1. The United States, European Union, and Japan.
2. The United States, Germany, and Japan.
1. Six of the largest largest and richest countries of the world: Canada, France, Germany, Japan, the United Kingdom, and the United States.
2. The six largest countries of the European Union, ministers from which sometimes meet to discuss issues of common concern. The countries are France, Germany, Italy, Poland, Spain, and the United Kingdom.
3. A group of countries that met several times to resolve disagreements that prevented progress in the Doha Round. The group includes Australia, India, Japan, the United States, the European Union, and either Brazil or China (I've seen both mentioned).
|G-7||A group of seven major industrialized countries whose heads of state met annually from 1976 to 1997 in summit meetings to discuss economic and political issues. The seven are United States, Canada, Japan, Britain, France, Germany, and Italy (plus the EU).|
|G-8||The G-7 plus Russia, which met as a full economic and political summit from 1998 to 2008.|
|G-10||Group of Ten.|
|G-15||Group of Fifteen.|
Originally, an international forum of finance ministers and central bank governors from 19 countries and the EU, plus the IMF and World Bank. Created in 1999 by the finance ministers of the G-7, it meets several times a year to discuss financial and economic concerns.
2. Beginning with the financial and economic crisis of 2008, the same G-20 countries have held annual summit meetings of their heads of state. This G-20 mix of industrialized and large emerging-market economies has supplanted the G-7/G-8 as the primary venue for addressing global economic problems.
|G-20 (Developing)||A Cancún Ministerial of the WTO's Doha Round, especially for elimination of developed-country agricultural subsidies. Membership fluctuated, but the name G-20 stuck. The continued role of this G-20 after the demise of the Doha Round is unclear.|
|G-24||A group of developing countries established in 1971 with the aim of taking positions on monetary and development finance issues.|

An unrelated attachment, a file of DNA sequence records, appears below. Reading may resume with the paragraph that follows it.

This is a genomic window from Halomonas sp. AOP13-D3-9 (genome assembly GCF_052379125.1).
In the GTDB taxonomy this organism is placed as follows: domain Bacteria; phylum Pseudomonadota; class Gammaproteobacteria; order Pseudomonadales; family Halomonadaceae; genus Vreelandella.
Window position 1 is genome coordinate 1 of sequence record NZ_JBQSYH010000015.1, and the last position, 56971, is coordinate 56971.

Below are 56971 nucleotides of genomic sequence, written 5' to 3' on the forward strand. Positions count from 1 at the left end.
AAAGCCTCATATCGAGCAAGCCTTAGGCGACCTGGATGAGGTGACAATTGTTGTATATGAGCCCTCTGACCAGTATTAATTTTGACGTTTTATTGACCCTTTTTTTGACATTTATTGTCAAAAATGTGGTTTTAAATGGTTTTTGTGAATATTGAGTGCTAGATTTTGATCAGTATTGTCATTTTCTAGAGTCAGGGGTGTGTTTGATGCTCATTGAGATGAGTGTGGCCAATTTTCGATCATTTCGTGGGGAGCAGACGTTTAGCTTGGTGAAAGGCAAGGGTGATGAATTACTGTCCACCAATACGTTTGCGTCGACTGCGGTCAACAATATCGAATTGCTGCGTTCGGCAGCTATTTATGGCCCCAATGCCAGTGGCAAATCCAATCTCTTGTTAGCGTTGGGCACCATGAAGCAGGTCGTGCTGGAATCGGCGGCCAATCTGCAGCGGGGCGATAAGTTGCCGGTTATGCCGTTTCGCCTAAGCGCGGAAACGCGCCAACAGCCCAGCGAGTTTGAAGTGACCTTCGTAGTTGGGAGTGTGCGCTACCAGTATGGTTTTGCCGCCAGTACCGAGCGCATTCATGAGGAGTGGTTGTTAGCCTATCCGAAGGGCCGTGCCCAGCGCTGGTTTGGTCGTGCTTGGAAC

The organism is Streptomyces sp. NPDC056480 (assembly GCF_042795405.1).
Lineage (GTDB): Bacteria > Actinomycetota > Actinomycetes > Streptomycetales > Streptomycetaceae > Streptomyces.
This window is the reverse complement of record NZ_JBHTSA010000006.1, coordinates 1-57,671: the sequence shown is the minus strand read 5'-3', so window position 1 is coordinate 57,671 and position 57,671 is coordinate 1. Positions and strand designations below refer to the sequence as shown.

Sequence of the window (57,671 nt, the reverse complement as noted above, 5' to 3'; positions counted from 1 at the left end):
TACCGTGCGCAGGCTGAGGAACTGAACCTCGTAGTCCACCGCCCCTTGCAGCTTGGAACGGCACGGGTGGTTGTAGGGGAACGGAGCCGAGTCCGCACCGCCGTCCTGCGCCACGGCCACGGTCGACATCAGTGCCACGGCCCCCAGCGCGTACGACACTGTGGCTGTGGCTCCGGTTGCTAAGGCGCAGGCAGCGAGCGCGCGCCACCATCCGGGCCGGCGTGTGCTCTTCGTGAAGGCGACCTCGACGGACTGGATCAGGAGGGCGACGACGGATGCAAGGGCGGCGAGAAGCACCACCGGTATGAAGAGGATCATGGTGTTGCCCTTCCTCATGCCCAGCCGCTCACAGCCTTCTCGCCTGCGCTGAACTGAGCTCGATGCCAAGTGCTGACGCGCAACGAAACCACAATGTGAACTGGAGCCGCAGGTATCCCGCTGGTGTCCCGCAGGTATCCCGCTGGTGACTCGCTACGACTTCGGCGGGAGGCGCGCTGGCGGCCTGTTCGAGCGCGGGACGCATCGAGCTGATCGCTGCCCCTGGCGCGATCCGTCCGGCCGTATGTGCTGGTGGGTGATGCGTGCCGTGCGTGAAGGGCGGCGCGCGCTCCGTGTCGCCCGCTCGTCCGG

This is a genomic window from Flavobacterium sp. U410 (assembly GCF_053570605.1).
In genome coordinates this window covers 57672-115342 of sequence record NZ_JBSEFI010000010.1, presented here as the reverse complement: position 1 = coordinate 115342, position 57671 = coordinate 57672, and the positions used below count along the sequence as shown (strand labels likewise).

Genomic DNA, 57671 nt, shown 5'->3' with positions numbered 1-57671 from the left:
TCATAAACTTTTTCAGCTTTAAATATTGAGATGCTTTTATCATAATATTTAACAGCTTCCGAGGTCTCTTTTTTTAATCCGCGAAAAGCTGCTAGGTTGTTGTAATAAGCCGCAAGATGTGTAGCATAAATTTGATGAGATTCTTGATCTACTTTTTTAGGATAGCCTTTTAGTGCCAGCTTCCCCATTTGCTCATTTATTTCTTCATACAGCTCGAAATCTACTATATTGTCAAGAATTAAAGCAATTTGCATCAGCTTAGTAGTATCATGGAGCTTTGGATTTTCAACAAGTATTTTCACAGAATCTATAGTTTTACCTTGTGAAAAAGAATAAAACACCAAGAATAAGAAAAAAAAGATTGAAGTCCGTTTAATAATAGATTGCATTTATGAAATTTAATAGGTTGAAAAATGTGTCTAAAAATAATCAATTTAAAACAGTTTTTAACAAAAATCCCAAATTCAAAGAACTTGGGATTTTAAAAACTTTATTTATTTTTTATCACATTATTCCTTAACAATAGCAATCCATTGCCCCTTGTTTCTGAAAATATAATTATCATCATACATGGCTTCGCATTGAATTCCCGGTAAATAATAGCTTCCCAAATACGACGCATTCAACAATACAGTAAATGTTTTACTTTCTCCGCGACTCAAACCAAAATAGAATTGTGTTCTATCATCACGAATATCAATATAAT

|G-77||A coalition of developing countries within the United Nations, established in 1964 at the end of the first session of UNCTAD, intended to articulate and promote the collective economic interests of its members and enhance their negotiating capacity. Originally with 77 members, it now (August 2018) has 134.|
|G-SIB||Global systemically important bank|
|GAAP||Generally Accepted Accounting Principles|
|GAD||Global Antidumping Database|
|GAFTA||Greater Arab Free Trade Area|
|Gains from trade||The net benefits that countries experience as a result of lowering import tariffs and otherwise liberalizing trade.|
|Gains from trade theorem||The theoretical proposition that (in the absence of distortions) there will be gains from trade for any economy that moves from autarky to free trade, as well as for a small open economy and for the world as a whole if tariffs are reduced appropriately. Due to Samuelson (1939, 1962).|
|Game||A theoretical construct in game theory in which players select actions or strategies and the payoffs depend on the actions or strategies of all players.|
|Game theory||The modeling of strategic interactions among agents, used in economic models where the numbers of interacting agents (firms, governments, etc.) are small enough that each has a perceptible influence on the others.|
|Gamma function||A standard mathematical function, that is an extension of the factorial function. For an integer, n, Γ(n) = (n−1)!. For a positive real number a, Γ(a) = ∫ 0∞xa−1e−xdx. The gamma function is used frequently in EK models of trade.|
|Gastarbeiter||German for guest worker.|
|GATS||General Agreement on Trade in Services|
|GATT||General Agreement on Tariffs and Trade|
|GATT Articles||The individual sections of the GATT agreement, conventionally identified by their Roman numerals. Most were originally drafted in 1947, but are still included in the WTO.|
|GATT Codes||Plurilateral agreements negotiated under GATT auspices in the Tokyo Round to limit certain nontariff barriers. Most of these were replaced by the single undertaking of the Uruguay Round and the WTO.|
|GATT discipline||The GATT disciplines are the obligations undertaken by signatories of the GATT and members of the WTO. Key GATT disciplines are nondiscrimination, national treatment, and transparency.|
|GATT ministerial||A ministerial meeting conducted under the GATT.|
|GATT Round||Trade Round|
|GATT-Speak||Variation on GATT-think.|
|GATT-Think||A somewhat derogatory term for the language of GATT negotiations, in which exports are good, imports are bad, and a reduction in a barrier to imports is a concession. Similar to mercantilism. Due to Krugman (1991b).|
|GBTT||Gross barter terms of trade|
|GCC||Gulf Cooperation Council|